It was my sixth year of travels with the stove like the one below. I heat water nearly every day and cook most days, so my stove gets a good workout.
I arrived at the RTR this year and started up my stove, like the one above, using butane for fuel. The design of these small stoves is to depress a lever on the front to engage the butane tank. When I did this I heard a hiss of butane leaking.
The stove is designed to press the tank forward making a seal and depressing the pin on the butane tank to release butane gas into the controls. Then you turn the knob all the way to ignite the butane.
To try to repair the stove, I bent the metal that presses on the butane tank to make a tighter seal. This worked for a couple days and then I was cooking and saw a flame burning from a hole in the butane cover. This is not good!
I was driving to Parker, AZ Walmart to look for another butane stove, as I deemed the one I had as rubbish. Safety first! I was talking to my friend Joanne on the phone, who was still in Tucson and she offered to go to Walmart there to get one. I said that I was almost to Parker and would let her know if I was able to get a new one.
As it turned out the Walmart in Parker was sold out, so immediately called Joanne and she got one to bring to the RTR for me. I knew it was only going to be a single fuel stove (butane) but that’s what I mostly use, and I was in a need now.
On the way back to the RTR in Quartzsite, AZ the transfer station was open and I figured I would recycle the old one I had, as it was metal. I gave it to the attendant at the transfer station and he inquired about its status and I gave him the story. He said he knew someone that could fix it and I cautioned again about the leak and be careful.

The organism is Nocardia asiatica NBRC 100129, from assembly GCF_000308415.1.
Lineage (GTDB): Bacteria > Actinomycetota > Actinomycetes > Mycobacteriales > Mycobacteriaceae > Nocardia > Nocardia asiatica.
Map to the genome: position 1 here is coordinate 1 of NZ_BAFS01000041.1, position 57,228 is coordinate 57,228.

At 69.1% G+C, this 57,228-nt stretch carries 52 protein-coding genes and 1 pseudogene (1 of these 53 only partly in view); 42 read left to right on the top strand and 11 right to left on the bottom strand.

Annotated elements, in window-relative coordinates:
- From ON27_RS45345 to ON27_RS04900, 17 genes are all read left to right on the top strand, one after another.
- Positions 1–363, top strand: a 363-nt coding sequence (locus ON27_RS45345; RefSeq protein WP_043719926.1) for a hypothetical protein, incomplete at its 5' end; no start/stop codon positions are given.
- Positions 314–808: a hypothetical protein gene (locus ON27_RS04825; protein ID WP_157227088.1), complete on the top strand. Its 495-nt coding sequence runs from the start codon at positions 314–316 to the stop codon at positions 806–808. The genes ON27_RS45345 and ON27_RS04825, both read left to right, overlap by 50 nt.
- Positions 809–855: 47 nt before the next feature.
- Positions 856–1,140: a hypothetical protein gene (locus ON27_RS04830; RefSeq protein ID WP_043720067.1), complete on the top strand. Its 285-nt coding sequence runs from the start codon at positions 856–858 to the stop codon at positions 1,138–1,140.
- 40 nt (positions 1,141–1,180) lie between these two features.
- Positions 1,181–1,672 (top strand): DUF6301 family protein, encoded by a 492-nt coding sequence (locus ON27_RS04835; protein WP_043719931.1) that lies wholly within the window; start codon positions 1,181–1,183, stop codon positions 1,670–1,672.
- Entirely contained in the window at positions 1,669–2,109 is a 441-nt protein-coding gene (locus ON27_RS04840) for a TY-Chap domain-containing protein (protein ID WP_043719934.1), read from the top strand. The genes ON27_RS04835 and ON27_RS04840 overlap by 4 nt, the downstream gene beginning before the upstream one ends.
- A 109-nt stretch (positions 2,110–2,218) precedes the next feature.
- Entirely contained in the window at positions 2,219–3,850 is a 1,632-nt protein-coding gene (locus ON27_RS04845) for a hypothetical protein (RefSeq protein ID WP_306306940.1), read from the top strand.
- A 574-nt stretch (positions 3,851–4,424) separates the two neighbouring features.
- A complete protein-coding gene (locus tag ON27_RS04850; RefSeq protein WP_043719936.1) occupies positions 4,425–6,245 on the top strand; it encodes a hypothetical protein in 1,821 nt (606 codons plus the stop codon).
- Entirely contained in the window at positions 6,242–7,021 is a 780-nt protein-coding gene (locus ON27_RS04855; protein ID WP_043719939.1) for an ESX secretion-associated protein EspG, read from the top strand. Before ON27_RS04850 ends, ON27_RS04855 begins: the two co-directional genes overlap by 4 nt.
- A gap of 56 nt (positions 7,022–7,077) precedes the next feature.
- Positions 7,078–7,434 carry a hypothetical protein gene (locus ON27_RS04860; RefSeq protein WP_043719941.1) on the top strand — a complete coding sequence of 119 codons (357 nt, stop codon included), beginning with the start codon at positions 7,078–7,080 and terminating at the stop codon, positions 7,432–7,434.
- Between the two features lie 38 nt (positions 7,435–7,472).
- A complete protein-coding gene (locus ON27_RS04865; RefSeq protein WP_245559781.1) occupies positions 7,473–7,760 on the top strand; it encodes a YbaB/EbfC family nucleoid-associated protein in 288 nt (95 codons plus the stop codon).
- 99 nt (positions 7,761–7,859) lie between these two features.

Joanne showed up later that day with the stove she bought for me. I was very pleased to have a new one.
In the back of my head I did want to replace the butane only stove that Joanne got me, at some time in the future, with a dual fuel stove (butane/ propane). Well, on my second trip to visit my son in San Diego, I ordered the stove below from Amazon to meet me there.
This new stove was significantly more expensive than my first and the one that Joanne got me at Walmart. There were some advantages for the increase cost.
First, was the Walmart one was just a hair bigger and didn’t fit on my shelf as nicely as my old one or the more expensive one. This one has the same dimensions as my first one and this is nice.
Secondly, this stove has a built on wind guard, which is nice for cooking outside.
Third, the construction is better with a brass flame head that better directs the flame and the inner flame makes for more even heating.
Fourth, it puts out more heat, and to do this will use more fuel. The benefit of more heat is when heating water inside my camper it takes less time to heat the water.
So, why do I want a dual fuel stove?
Because in some remote areas I go butane fuel canisters are not that popular as 1lb propane tanks. When this happens I can cook with a propane tank.
Although I stay away from extreme cold, butaine does not vaporize below 31 deg F so it will not ignite. Propane to the rescue if I have this problem.
Some butane cans have some propane mixed in to help or you can put a butane bottle in your coat with you, as once you start cooking some flame heat does radiate to the butane stove cover. Well, when I want to get the stove running I don’t want to work at it.
So far the new stove is great.